The search for a gypsy caravan had certain aesthetic parameters; originality and lack of restoration were the main ones, yet it still needed to be in a serviceable and usable condition. It was to be used as an exterior spare bedroom to our house, plus as an escape pod for anyone needing time alone.
After much searching and finding over-restored freshly painted vans, sold as perfect examples but in reality, over-restored horrors in garish fresh colours, a proper candidate was found. This 1920 gypsy bow top caravan had rust on the axles, slightly wonky wooden wheels in need of repair, and the faded glory of flaking paint and brittle wood. Inside, all was originality and atmosphere. Although the stove was missing a part, the pull-out bed walls and roof, spoke of a life in times gone by. They worked, the van rolled, now all that’s missing is a pony to pull it.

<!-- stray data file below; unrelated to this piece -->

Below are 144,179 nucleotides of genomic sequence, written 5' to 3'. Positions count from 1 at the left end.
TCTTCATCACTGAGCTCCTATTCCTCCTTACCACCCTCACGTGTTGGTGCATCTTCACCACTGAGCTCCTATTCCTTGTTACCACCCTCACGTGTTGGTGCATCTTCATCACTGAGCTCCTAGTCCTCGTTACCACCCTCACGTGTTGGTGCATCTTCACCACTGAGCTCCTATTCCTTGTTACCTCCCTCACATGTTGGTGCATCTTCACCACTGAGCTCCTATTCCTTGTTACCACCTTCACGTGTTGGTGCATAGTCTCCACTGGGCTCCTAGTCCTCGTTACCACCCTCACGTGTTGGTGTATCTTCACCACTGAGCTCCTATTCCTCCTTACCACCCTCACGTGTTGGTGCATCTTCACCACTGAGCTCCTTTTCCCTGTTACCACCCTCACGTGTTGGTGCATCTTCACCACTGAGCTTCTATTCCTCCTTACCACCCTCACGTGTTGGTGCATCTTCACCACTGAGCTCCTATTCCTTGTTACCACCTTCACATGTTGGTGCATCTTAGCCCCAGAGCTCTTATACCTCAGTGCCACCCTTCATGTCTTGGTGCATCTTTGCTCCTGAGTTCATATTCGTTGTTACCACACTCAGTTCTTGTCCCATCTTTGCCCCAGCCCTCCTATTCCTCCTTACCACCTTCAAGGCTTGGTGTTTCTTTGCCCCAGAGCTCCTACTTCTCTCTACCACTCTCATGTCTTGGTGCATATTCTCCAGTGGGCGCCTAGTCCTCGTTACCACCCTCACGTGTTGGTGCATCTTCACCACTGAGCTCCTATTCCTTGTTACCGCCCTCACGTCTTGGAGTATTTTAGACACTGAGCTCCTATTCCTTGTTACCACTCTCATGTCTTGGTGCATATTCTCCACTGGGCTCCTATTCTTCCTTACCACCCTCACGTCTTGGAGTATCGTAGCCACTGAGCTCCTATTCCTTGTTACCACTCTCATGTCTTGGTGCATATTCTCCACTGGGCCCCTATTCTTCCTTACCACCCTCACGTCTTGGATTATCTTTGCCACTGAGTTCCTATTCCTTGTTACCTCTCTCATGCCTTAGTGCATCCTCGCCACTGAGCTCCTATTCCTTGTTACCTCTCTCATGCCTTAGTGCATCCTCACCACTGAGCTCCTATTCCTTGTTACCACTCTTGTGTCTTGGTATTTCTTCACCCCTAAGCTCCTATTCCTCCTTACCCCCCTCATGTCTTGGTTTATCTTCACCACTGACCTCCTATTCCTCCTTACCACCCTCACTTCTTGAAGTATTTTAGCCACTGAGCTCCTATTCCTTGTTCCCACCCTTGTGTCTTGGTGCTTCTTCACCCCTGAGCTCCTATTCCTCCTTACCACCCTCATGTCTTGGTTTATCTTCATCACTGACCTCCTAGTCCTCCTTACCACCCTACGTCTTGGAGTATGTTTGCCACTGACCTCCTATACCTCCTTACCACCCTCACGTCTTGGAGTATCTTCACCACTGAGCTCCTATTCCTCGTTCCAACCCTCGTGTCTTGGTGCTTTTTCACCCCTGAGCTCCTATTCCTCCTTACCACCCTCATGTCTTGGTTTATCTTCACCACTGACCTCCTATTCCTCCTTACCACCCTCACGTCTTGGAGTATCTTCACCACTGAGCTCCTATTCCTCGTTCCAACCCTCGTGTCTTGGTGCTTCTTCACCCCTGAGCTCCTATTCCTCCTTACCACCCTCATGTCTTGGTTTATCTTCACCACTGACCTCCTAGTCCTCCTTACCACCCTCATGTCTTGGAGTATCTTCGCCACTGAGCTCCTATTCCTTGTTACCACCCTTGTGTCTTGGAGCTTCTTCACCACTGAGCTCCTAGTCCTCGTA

The vendor asked if I would like it repainted in the traditional colours and decorations….no thank you. Well how about repainting the wheels and pinstriping them? No thank you! I really do like the look as it is, so please leave them alone.
It has clearly been in a gypsy family for a long time. Sometime in the past the traditional paint has been touched up and parts painted to keep the wood sound. Now it’s flaking and faded and therefore looks fabulous.
The one item that slightly sticks in my throat is that the canvas has HAD to be replaced on the bow top – it was a necessity that even I had to concede…the old canvas was rotten, full of holes and beyond repair. To keep the van in its ‘oily rag’ condition, water had to be stopped from getting into the interior. Therefore, new Bright Green british canvas was used. Not ideal because it’s really BRIGHT GREEN. The green canvas will fade down if I leave the caravan to the elements over the winter. Meanwhile we sit and marvel at the original beauty and craftsmanship of the thing, struggling to come to terms that once, this was home for a (possibly) quite large Gypsy family. With a bit of imagination, you can still hear the chatter and laughter of the children and the clucking of the hens…
- Adrian Cole